CUT&RUN was performed for H3K27me3 in parallel for pA/MNase Batch #6 (pA), pAG/MNase (pAG) using both low-salt/high-calcium (lo-hi) and standard (std) CUT&RUN digestion conditions. Each sample started with ~700,000 cells and 10 µL of bead slurry. Also varied in this experiment was addition of antibody followed by bead addition (Ab first) and addition of 0.1% BSA in the antibody buffer (BSA). Adding antibody first led to increased recovery of both yeast and E. coli DNA relative to human DNA, indicative of loss of cells prior to addition of fusion protein, possibly caused by loss of digitonin solubilization of membrane sugars.

https://doi.org/10.7554/eLife.46314.011
H3K27me3Ab firstBSAHumanYeastE. coliCorr (Sc:Ec)
pA lo-hi591398374334550.92
pA lo-hi+77480038584988
pA lo-hi+5202278228816110
pA lo-hi++5178086180418759
pA std601334759524620.99
pA std+60050808592295
pA std+4104736262421236
pA std++3972820232819245
pAG lo-hi69998027894040.94
pAG lo-hi+6374939642467
pAG lo-hi+414040715651291
pAG lo-hi++405869323825289
pAG std75141273085670.90
pAG std+5935592355125
pAG std+45941531271555
pAG std++537961025091353

To explain the presence of carry-over E. coli DNA in proportion to the amount of yeast spike-in DNA, which is constant between samples in a series, we can exclude intracellular binding, because we observe proportionality between E. coli and yeast reads despite varying human cell numbers over two orders of magnitude (Figure 5A). Rather, we note that Concanavalin A binds to glycosylated immunoglobulins, and so the successive treatments of Con A bead-bound cells with excess antibody and Protein A(G)/MNase fusion protein will affix an amount of carry-over E. coli DNA to beads in proportion to the number of beads. Our use of a constant number of beads for all samples in a series to be compared would then have resulted in a constant amount of carry-over E. coli DNA. A similar inference of E. coli carry-over DNA suitable for calibration was noted for CUT&Tag (Kaya-Okur et al., 2019), which suggests successive binding of antibodies and Protein A-Tn5 to the Con A beads used to immobilize cells. Thus, our calibration strategy might serve as a more general replacement for conventional spike-ins.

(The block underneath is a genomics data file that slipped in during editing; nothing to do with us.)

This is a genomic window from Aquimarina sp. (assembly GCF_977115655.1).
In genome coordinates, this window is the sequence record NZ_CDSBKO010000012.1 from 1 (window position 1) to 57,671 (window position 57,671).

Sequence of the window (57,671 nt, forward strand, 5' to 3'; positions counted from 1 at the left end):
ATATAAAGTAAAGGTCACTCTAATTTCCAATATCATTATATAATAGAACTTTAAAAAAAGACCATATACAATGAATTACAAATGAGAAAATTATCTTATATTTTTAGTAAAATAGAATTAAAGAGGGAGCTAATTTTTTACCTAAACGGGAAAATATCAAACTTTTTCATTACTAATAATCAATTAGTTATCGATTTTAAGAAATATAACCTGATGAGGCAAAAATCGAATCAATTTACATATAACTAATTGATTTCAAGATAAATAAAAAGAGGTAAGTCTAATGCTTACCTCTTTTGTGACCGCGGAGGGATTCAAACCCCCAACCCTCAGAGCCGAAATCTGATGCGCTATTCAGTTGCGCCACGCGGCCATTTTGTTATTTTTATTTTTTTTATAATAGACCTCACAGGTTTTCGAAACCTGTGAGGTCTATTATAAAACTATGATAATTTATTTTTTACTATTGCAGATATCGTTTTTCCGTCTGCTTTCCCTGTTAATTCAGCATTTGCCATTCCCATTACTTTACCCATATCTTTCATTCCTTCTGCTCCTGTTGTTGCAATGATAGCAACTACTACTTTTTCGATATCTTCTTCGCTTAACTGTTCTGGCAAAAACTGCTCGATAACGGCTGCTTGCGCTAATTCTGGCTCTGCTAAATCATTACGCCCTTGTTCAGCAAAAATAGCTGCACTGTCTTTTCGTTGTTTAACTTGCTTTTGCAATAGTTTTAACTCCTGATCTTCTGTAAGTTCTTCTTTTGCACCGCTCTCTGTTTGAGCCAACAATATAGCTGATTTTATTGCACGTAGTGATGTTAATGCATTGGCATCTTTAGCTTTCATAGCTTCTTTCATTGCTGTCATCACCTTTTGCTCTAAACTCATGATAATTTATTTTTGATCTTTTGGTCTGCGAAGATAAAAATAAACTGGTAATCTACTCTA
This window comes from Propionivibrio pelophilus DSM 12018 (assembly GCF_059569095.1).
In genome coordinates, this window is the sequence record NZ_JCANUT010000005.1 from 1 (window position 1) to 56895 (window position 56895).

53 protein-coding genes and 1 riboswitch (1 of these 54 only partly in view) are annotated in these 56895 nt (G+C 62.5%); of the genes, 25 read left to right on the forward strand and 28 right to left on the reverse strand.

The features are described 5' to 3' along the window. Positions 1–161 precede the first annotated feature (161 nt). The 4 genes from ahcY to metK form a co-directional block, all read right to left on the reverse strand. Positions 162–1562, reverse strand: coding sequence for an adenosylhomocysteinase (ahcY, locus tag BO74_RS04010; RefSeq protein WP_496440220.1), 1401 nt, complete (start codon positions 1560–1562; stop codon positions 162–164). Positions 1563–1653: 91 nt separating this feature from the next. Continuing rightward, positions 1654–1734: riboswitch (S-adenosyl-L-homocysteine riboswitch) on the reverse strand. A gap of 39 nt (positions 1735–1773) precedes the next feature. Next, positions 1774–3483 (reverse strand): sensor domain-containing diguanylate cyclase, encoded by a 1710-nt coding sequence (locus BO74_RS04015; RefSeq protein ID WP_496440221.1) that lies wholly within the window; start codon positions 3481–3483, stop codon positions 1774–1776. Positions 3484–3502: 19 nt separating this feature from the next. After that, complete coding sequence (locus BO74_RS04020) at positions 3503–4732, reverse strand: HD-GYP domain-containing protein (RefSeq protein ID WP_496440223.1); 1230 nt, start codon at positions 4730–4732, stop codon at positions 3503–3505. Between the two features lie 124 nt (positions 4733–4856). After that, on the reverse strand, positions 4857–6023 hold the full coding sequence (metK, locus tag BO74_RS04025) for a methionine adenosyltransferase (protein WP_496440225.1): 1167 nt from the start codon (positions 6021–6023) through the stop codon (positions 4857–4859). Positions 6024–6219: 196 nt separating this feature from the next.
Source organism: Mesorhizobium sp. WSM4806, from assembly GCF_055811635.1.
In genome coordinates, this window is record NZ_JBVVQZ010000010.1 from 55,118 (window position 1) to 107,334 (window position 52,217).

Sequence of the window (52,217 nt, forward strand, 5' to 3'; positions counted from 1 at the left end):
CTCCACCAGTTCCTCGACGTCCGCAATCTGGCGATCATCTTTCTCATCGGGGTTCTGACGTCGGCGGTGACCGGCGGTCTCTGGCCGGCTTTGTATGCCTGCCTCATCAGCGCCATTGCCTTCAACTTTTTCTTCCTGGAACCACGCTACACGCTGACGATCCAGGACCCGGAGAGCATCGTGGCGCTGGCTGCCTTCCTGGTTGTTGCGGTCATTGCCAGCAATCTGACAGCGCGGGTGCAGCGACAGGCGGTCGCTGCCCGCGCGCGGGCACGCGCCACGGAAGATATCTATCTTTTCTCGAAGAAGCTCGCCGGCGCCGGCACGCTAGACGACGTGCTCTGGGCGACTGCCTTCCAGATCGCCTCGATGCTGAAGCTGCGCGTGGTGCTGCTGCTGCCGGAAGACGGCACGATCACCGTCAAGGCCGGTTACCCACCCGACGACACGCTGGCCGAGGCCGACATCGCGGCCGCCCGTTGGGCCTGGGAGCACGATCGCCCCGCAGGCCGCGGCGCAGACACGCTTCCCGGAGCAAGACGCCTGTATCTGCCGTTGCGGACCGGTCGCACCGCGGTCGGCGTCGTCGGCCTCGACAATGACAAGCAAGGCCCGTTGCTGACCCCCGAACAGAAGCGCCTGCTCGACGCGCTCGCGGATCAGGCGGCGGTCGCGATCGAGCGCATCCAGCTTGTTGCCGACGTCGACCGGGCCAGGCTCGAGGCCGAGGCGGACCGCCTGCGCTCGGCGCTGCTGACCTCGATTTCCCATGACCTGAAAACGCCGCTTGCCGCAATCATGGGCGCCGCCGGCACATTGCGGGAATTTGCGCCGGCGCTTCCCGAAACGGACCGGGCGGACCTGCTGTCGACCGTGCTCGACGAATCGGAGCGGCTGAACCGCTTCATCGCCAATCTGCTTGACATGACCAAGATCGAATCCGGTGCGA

Conclusions

Since its introduction in our original eLife paper (Skene and Henikoff, 2017), the advantages of CUT&RUN over ChIP-seq has led to its rapid adoption, including publication of new CUT&RUN protocols for low cell numbers (Hainer and Fazzio, 2019; Skene et al., 2018), for plant tissues (Zheng and Gehring, 2019) and for high-throughput (Janssens et al., 2018). The new CUT&RUN advances that we describe here are likely to be useful when applied in all of these protocols. Our improved CUT&RUN fusion construct simplifies reagent purification and eliminates the requirement for a secondary antibody against mouse primary antibodies. Our high-calcium/low-salt protocol minimizes time-dependent variability. Our discovery that carry-over E. coli DNA almost perfectly correlates with an added spike-in upgrades a contaminant to a resource that can be used as a spike-in calibration proxy, even post-hoc simply by counting reads mapping to the E. coli genome in existing CUT&RUN datasets.

Materials and methods

Key resources table
Reagent type (species) or resourceDesignationSource or referenceIdentifiersAdditional information
Cell line (Human)K562ATCC#CCL-243RRID: CVCL_0004
Biological sample (Escherichia coli)JM101 cellsAgilent#200234
Antibodyrabbit polyclonal anti-NPATThermoPA5-66839Concentration: 1:100; RRID:AB_2663287
Antibodyguinea pig polyclonal anti-rabbit IgGAntibodies OnlineABIN101961Concentration: 1:100; RRID: AB_10775589
Antibodyrabbit polyclonal anti-mouse IgGAbcam46540Concentration: 1:100; RRID: AB_2614925
Antibodyrabbit monoclonal anti-RNAPII-Ser5Cell SignalingD9N51Concentration: 1:100
Antibodymouse monoclonal anti-RNAPII-Ser5Abcam5408Concentration: 1:100; RRID:AB_304868
Antibodyrabbit monoclonal anti-H3K27me3Cell Signaling9733Concentration: 1:100; RRID: AB_2616029
Antibodyrabbit polyclonal anti-H3K4me2Upstate07–730Concentration: 1:100; RRID: AB_11213050
Antibodyrabbit monoclonal anti-H3K27acMilliporeMABE647Concentration: 1:100;